Guest post by Steven Powell
The Big Somewhere: Essays on James Ellroy’s Noir World is a comprehensive study of the Demon Dog of American Crime Fiction. The literary career of Ellroy is explored in full: from his legacy to his influence on other authors, via all the major works in the LA Quartet and Underworld USA series. As editor of this anthology, it was my task to outline the themes of the book and recruit the contributors. The latter task was relatively straightforward, as I had organised the James Ellroy: Visions of Noir conference held at the University of Liverpool in 2015, which I had used to gauge the current critical thinking on Ellroy and gather ideas for the book. Several of the delegates of the conference contributed chapters to The Big Somewhere. I was also able to reach out to Ellroy scholars whose work I admired such as Jim Mancall and Rodney Taveira, who had not been able to attend the conference.
As an Ellroy scholar, my previous published works include Conversations with James Ellroy and James Ellroy: Demon Dog of Crime Fiction. Writing a monograph gives an author free scope to put his own research on the page within an academic structure. Editing an anthology is, in many ways, a bigger challenge than writing a book but also a more rewarding one. First there’s direction—’what do you want the book to say collectively’? Working with a talented group of individuals with unique viewpoints, the task of the editor also includes cohesion, which happens inter-textually as well as through organisational devices like the introduction and the contents page. In the end, being an editor, I imagine is a lot like being a director, ensuring the final product is tight and carefully constructed.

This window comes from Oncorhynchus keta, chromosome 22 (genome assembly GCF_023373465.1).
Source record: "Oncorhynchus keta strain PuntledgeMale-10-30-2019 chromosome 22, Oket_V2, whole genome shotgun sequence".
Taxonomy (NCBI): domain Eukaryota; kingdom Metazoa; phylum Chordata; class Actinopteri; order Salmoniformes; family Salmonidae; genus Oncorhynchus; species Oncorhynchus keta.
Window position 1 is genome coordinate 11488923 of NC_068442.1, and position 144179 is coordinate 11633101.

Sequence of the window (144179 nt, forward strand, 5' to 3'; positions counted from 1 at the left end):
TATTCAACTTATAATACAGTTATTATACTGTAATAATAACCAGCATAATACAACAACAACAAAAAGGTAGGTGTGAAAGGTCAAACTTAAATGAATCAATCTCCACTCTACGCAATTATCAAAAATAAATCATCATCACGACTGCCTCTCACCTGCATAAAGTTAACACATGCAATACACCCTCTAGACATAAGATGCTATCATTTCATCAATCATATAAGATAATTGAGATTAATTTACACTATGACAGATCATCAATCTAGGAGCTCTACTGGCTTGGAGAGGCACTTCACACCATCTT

The anthology is divided into four sections of critical approach. A few highlights include Jim Mancall examining the influence of Joseph Wambaugh’s novels on Ellroy’s work, Anna Flügge offering an in-depth portrait of one of Ellroy’s most enduring characters Dudley Smith and Joshua Meyer exploring Ellroy’s controversial portrayal of race issues, and in the final section Diana Powell uncovers the Ellrovian influences in Megan Abbott’s noir novels. Part of the joy of editing The Big Somewhere is that as scholarly work on the author continues to grow, it seemed like an opportune time for a book project which allowed many critical voices to be heard. My hope is that The Big Somewhere will come to be recognised by students, scholars and readers of James Ellroy as the scholarly work that made that happen. Thank you to everyone at Bloomsbury who made the book possible.
Steven Powell is an Honorary Fellow in the English Department at the University of Liverpool, UK. He is the editor of Conversations with James Ellroy (2012), 100 American Crime Writers (2012), and The Big Somewhere: Essays on James Ellroy’s Noir World, now available from Bloomsbury.